Number 8
June 7, 2023

Do Repeat Yourself

We have three acronyms in programming that we cite all the time: KISS (“Keep It Simple, Stupid”), YAGNI (“You Ain’t Gonna Need It”), and DRY (“Don’t Repeat Yourself”).

These acronyms are advice for programmers. The first tells us to avoid unnecessary complications: write the most straightforward code to solve your problem. The second one advises against doing things we don’t need now because we think we’ll use them later: that happens extremely rarely. The third one recommends avoiding writing the same thing twice.

A man in a wild landscape shouts “Echo!” and the echo answers “…echo…”. Then he shouts “Eeeechooo!” and the echo answers “…already said it…”The echo that follows the DRY principle.

KISS and YAGNI are two pieces of good advice: they are easy to explain, understand, and apply. Are you going to do something complicated when you could make it simple? KISS: choose the simple option. Are you planning to write a framework that will let you export data to XML, JSON, Protocol Buffers, Thrift, and any other serialization format, existing now or in the future? YAGNI: follow your requirements, and if you need to export data to Cap’n Proto in the future, you can implement it then.

KISS and YAGNI are mutually reinforcing: if you don’t add things you don’t need now, your code is simpler, and vice versa. Both acronyms are like the two sides of a single coin or like electromagnetic fields: you can’t have one without the other.

You can’t say the same about DRY, though. If you follow DRY blindly, you’ll go against KISS and YAGNI.

For example, imagine you have three functions that happen to be almost identical. Since you want to follow DRY, you combine them into a single function. The problem is that this single function will have to do everything the original three functions did, making it quite complex. If you wanted to add the equivalent of a fourth function, this would complicate that single function even further, which is at odds with KISS. If you had kept them as three separate functions, you could have added a fourth one.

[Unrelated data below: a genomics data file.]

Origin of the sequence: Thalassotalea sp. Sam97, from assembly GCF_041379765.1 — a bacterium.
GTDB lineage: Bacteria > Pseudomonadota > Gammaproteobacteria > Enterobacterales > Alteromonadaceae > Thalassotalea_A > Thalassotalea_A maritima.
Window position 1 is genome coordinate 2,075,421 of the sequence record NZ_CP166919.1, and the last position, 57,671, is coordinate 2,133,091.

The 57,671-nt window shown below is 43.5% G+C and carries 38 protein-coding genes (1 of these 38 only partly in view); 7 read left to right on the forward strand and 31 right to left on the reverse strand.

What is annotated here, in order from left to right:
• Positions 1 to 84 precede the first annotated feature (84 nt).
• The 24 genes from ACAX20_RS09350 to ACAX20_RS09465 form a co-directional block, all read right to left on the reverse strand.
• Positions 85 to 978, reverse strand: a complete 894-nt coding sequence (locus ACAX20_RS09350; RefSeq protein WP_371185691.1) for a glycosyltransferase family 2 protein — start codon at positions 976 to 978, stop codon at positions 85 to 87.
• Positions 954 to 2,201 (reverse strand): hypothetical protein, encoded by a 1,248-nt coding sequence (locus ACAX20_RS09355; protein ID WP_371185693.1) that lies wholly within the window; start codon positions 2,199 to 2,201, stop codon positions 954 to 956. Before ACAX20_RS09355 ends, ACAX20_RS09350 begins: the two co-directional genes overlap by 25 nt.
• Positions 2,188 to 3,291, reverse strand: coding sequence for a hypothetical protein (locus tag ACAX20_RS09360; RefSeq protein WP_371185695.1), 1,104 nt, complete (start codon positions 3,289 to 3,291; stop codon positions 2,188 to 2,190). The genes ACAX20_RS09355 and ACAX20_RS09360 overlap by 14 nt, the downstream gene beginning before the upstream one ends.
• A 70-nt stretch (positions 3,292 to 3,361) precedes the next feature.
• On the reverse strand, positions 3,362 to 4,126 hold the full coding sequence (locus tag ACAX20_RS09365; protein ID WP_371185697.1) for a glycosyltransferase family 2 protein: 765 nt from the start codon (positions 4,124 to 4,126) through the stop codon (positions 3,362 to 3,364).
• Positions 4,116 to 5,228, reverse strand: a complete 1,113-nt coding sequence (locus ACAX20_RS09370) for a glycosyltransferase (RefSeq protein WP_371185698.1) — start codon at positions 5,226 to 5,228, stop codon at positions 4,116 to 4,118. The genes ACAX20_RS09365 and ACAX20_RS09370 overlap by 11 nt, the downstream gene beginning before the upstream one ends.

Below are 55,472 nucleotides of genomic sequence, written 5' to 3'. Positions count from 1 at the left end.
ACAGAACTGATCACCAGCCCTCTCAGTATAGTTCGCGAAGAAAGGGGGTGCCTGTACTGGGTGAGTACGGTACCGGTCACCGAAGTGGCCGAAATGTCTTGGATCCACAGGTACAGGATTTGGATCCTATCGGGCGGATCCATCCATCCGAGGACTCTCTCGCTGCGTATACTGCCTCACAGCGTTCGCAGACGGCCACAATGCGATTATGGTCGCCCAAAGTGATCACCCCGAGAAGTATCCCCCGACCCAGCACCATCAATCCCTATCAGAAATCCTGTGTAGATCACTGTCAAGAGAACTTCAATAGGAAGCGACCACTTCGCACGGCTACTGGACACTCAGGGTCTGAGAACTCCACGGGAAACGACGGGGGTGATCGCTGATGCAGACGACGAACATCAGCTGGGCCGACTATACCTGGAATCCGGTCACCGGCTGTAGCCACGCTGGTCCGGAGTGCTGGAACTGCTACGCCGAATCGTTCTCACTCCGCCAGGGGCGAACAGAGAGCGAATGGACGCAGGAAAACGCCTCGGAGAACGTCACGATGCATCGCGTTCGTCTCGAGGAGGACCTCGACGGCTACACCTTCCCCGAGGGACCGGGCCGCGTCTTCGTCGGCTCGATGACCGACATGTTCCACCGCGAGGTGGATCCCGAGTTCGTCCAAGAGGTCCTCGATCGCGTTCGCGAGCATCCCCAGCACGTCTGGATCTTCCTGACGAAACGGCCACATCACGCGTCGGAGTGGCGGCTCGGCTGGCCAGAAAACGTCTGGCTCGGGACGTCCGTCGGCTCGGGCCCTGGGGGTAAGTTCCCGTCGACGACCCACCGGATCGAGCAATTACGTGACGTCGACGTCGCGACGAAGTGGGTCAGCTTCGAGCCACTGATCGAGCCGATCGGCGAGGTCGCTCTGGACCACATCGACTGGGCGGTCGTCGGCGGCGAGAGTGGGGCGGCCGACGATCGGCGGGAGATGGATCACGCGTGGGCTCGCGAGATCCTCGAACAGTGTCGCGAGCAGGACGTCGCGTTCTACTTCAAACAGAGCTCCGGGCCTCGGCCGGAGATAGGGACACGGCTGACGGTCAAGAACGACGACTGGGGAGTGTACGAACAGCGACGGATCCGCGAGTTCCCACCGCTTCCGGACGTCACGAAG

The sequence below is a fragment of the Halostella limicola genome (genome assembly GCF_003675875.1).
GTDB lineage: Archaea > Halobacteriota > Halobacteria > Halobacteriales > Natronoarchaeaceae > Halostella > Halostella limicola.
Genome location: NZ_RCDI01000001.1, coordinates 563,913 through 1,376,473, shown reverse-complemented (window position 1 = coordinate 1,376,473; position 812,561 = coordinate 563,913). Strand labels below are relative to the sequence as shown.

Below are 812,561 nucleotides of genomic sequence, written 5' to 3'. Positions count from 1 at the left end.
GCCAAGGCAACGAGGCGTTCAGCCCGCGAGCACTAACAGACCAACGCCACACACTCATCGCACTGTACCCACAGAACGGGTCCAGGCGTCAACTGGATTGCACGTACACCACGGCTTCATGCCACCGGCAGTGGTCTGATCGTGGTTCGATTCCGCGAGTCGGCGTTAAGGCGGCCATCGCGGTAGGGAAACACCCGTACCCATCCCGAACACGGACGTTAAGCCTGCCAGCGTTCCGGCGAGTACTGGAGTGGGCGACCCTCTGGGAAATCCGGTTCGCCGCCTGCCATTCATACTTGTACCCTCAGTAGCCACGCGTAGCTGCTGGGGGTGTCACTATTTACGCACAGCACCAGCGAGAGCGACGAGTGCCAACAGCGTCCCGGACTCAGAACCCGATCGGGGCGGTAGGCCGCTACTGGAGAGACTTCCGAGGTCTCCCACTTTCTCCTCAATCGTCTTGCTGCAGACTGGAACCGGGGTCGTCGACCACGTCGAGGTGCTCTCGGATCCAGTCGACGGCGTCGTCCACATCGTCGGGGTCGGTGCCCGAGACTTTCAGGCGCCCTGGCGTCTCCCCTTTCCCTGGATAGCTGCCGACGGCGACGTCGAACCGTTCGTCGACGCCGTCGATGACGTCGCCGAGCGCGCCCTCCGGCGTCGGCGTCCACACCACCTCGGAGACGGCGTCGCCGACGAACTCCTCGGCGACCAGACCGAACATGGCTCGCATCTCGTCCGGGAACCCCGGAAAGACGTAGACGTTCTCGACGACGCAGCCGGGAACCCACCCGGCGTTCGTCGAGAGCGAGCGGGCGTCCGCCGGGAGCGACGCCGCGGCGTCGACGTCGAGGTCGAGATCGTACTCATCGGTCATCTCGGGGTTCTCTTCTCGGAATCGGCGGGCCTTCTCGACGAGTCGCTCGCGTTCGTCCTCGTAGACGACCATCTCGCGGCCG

For another example, think of a web application that reads records from a database and shows them to the user in the browser. For this to work, there must be a record definition in the database, another in the server-side application, and another in the client-side application. Many think it is an intolerable number of repetitions, so, in pursuit of DRY, they write and use frameworks that let them define the records in a single place. The drawback with those frameworks is that they need to account for all use cases from the beginning, even if they never end up being used, which goes against YAGNI.

When I was a novice programmer, I wasn’t afraid of typing and copying and pasting and duplicating whatever needed duplicating: I still have the source code of a program I started in 1996 that was divided into several sections, and each section was written by sheer force of copy and paste and search and replace. As I learned and started taking DRY more seriously, my source code became more sophisticated: I wrote a lot of code I can’t make much sense of nowadays. Moreover, having to write the same thing several times made me feel so lazy and angry that I often wasted so much time looking for the perfect framework that I had no time left for programming.

Now I have a different attitude: some duplication does not hurt anyone. For example, when I want to generalize several similar code fragments, I wait until I have at least three instances (it’s impossible to generalize anything with only one or two examples.) And, when it comes to multilayer architectures, I see no problem with having a separate definition for equivalent objects in each layer. It’s a healthier and more productive attitude: I write more and better code and am happier.

Therefore, if you ask for my acronyms, here they are: KISS and YAGNI.

As for DRY, throw it in a lake.

The illustration for this Coding Sheet is a combination of an engraving by Joseph Mallord William Turner and an engraving by Karel van Mallery.